89 FEDERAL REPORTER.
UNITED STATES v. ROMARD et aI. (Circuit Court, S. D. New York. August 4, 1898.)
HARBORS-REGULATION BY CONGRESS-DUMPING OF REFUSE.
The ,act of congress of June 29, 1888, as amended by the act of August 18, 1894, which prollibits the deposit of refuse and other material within the harbor of New York and other waters, within limits prescribed by the supervisor of the harbor, and which commands that such material be deposited only within limits defined in a S'pecial permit, does not unlawfUlly delegate any portion of the power of congress over navigation and commerce. The act, in effect, provides that scows shall be dumped only at the place or places indicated by the supervisor, and makes disobedience of his orders an offense, and is a valid exercise of police power to protect waterways from obstructive and injurious deposits.
SAME-PERMIT BY SUPERVISOR.
A permit prescribing that the deposit be made in not less than 15 fathoms of water, to the, southward and eastward of Sandy Hook lightship, or at the "Mud Buoy" at any time during ebb tide, except the last bour, is sufficiently definite, and complies with the requirements of the act.
The defendants, who were indicted for dumping at a place other than one of those prescribed in the permit issued by the supervisor of the harbor, demurred to the indictment upon grounds discussed in the opinion. Henry L. Burnett, U. S. Atty. (Wm. S. Ball, of counsel), for the United States. Kellogg, Rose & Smith (Abram J. Rose, of counsel), for defend' ants. THOMAS, District Judge. Congress, by the act of June 29, 1888, as amended by the act of August 18, 1894, sought to prevent the deposit of obstructive and injurious deposits within the tidal waters of the harbor of New York and adjacent or tributary waters, by dumping or otherwise, and to punish and prevent such offenses. The principal objection raised by the demurrer to the indictment relates to the validity of such act. Section 1 prohibits the deposit of refuse, dirt, ashes, cinders, mud, sand, dredgings, sludge, acid, or any other matter of any k,ind, other than that flowing from streets, sewers, and passing therefrom in a liquid state, in the tidal waters of the harbor of New York, or its adjacent 01' tributary waters, or in those of Long Island Sound, within the limits which shall be prescribed by the supervisor of the harbor. Section 3 requires persons proposing "to take or tow such forbidden matter to the place of deposit to apply for and obtain from the supervisor of the harbor appointed hereunder a permit defining the precise .limits within which the discharge of such scows or 'boats may be made"; and any deviation from such dumping or discharging place specified in such permit is declared to be a misdemeanor within the meaning of the act. It is the policy of the act that the supervisor of the barbor may prescribe limits within which the deposit of forbidden matter shall not be made, and shall prescribe by special permit in each case the precise limits within which such deposit may be made. It is contended that congress
UNITED STATES V. ROMARD.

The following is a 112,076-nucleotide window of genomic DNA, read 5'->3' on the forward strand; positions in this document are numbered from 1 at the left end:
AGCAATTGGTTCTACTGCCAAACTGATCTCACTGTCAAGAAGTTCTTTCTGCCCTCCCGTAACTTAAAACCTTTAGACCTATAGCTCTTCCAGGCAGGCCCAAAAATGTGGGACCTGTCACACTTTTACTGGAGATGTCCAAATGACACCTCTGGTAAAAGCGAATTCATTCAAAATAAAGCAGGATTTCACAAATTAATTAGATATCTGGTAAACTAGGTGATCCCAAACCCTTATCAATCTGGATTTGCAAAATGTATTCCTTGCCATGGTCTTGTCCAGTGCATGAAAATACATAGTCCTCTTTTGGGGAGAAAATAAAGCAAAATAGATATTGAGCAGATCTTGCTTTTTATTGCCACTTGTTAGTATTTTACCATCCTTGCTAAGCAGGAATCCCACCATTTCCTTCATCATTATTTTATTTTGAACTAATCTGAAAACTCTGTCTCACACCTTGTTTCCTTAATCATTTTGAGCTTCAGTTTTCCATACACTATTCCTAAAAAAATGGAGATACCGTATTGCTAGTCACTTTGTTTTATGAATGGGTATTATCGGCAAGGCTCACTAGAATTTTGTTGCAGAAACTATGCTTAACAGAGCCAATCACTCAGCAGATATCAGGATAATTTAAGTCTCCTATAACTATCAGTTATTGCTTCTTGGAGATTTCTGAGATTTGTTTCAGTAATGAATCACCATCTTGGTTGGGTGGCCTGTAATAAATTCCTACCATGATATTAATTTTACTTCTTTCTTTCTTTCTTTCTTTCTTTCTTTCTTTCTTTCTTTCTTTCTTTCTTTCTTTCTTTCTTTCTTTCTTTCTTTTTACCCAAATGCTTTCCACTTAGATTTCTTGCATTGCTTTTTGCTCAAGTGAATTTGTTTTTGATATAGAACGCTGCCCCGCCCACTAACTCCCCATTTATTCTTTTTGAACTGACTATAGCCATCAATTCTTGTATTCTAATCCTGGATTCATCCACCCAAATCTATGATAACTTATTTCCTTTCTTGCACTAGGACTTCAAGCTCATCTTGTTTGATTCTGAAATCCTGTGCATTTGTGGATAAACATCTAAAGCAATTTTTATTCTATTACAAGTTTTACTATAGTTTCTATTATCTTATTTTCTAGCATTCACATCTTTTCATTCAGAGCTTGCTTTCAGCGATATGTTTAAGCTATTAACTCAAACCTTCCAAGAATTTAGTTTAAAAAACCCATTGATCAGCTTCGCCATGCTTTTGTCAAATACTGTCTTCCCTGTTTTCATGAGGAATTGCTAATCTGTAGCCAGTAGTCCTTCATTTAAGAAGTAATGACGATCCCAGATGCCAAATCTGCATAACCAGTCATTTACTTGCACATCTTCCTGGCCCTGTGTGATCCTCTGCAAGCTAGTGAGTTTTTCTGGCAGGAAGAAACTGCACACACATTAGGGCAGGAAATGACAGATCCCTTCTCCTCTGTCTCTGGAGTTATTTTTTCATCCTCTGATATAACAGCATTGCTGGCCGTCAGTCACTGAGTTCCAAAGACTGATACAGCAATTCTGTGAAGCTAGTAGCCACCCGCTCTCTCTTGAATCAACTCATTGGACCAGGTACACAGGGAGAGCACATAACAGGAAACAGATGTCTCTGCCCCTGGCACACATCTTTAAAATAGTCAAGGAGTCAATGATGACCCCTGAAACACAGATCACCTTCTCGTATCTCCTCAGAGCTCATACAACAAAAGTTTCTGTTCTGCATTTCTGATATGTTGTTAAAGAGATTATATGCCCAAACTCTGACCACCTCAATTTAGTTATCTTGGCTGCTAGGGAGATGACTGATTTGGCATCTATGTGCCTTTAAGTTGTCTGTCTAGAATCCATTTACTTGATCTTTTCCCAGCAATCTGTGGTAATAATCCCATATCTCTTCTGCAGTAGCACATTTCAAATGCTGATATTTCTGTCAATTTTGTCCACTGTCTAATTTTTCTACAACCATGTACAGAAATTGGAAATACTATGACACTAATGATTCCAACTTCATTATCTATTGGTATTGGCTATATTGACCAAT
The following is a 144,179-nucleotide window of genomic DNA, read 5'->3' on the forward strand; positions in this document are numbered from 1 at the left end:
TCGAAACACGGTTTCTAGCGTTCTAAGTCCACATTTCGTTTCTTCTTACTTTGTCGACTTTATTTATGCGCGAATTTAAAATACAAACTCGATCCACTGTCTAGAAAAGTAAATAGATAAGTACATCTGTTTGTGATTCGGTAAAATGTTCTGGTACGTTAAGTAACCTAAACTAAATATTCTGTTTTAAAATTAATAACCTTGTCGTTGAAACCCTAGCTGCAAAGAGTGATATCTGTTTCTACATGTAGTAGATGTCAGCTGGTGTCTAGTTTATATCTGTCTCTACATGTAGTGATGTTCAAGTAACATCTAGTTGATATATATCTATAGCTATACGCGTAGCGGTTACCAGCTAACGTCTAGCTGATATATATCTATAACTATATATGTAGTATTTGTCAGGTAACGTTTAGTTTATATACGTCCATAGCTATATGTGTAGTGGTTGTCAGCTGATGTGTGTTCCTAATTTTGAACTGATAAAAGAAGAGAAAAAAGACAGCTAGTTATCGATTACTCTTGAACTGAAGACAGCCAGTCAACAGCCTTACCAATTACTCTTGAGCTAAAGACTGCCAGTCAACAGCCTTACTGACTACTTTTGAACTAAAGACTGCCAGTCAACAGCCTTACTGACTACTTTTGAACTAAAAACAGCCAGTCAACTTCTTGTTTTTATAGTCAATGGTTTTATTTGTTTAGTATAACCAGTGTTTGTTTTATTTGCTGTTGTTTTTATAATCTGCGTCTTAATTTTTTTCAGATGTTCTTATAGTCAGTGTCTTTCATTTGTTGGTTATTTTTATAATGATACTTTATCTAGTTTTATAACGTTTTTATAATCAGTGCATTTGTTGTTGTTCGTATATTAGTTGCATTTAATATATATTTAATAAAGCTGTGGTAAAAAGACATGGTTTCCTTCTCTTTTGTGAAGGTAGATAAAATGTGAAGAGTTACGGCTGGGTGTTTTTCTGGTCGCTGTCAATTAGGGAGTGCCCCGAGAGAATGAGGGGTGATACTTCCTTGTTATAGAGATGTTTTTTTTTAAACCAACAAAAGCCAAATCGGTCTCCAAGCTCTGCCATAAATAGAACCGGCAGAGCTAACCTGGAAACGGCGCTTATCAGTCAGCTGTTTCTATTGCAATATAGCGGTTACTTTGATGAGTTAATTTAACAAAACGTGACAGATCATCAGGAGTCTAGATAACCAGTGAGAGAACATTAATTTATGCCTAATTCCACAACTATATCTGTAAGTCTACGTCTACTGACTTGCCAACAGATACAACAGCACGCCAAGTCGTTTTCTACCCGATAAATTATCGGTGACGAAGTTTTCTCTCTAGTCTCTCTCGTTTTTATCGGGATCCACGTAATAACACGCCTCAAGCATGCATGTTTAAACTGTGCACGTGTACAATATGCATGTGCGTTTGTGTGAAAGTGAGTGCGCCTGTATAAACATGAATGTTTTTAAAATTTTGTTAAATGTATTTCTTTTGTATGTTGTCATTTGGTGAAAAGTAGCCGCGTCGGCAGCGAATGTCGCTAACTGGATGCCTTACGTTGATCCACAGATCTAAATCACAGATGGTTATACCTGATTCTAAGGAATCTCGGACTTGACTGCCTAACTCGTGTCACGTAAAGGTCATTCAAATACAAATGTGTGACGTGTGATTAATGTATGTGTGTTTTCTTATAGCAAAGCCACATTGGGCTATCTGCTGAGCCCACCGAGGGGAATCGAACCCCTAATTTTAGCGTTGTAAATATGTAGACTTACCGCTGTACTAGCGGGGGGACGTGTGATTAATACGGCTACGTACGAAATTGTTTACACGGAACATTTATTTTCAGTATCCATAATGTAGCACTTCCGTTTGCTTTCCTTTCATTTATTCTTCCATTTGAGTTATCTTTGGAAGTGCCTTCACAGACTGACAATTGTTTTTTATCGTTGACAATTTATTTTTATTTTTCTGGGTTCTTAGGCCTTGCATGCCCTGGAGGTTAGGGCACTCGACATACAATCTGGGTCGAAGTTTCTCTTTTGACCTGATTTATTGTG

had power to prescribe such limits, but could not authorize the sUPervisor of the harbor to fix the same. The act is tantamount to a legislative direction that such deposit shall not be made within spaces prescribed by the supervisor, and shall be made within spaces prescribed by him. Under it the supervisor may withdraw certain sections of water from the injurious effects of dumping. Such preclusion of persons from dumping within designated localities, might be a sufficient protection; but the act supplements the direction for indicating prohibited sections by providing that the supervisor shall assign to each person desiring to dump in the harbor a place where the same may be done. It confided to him a power of selecting the spots where, at various times, during different years or months or days or hours, refuse might be deposited with the least injury to the use of the waters for navigation and commerce, and for the best protection of adjacent shores. The propriety of selecting one place or another might depend upon the condition of the tides, the prevalence of certain winds, the equal distribution of material, the configuration of adjoining territory, and the exposure thereof to injurious consequences. It makes provision for supervision of the actual depositing of refuse, whereby the supervisor may say to those conducting one scow, "Deposit here," and to those conducting another scow, "Deposit there," and makes a disobedience of the supervisor's command an offense. Congress did not thereby delegate to the supervisor any of its power "to regulate commerce," and the included control of the navigable waters of the United States. The SUPervisor is not authorized to declare that dumping refuse of various kinds is obstructive or injurious to navigation, and punishable. He is merely directed to overlook the detailed operation of such dumping, to the end that the deposit shall not be hurtful to navigation.. With the same purpose, harbor masters are authorized to designate the place of anchorage of ships, and locate and shift locations as the conditions of shipping in the harbor require. Obviously, the two houses of congress and the executive could not take an immediate oversight of the dumping of scows, directing deposit in one place or another, as the exigencies of the day or hour demanded, and no general law could meet the mischief sought to be avoided; hence the mere detail of protecting the harbor was committed to a subordinate officer. It is erroneously suggested that the supervisor may declare what are obstructive and injurious deposits. The act does this, and the supervisor merely designates where such deposits may be made without obstructive and injurious effects. The shifting conditions necessitate shifting places of deposit, so that, in a sense, what is innocent at one hour may be an offense at another. But that is a mere matter of police regulation, whereby a public officer is authorized to command scows using the harbor to adapt themselves to certain transitory conditions, in a manner that may seem suitable to such officer. The act substantially provides that every scow shall be dumped only in the place or places indicated by the supervisor. It would be strange if the United States, with its power over the navigable waters, could not place a keeper over the same, with power to decide what portion of its vast domain should receive the refuse of a great city, where the pro-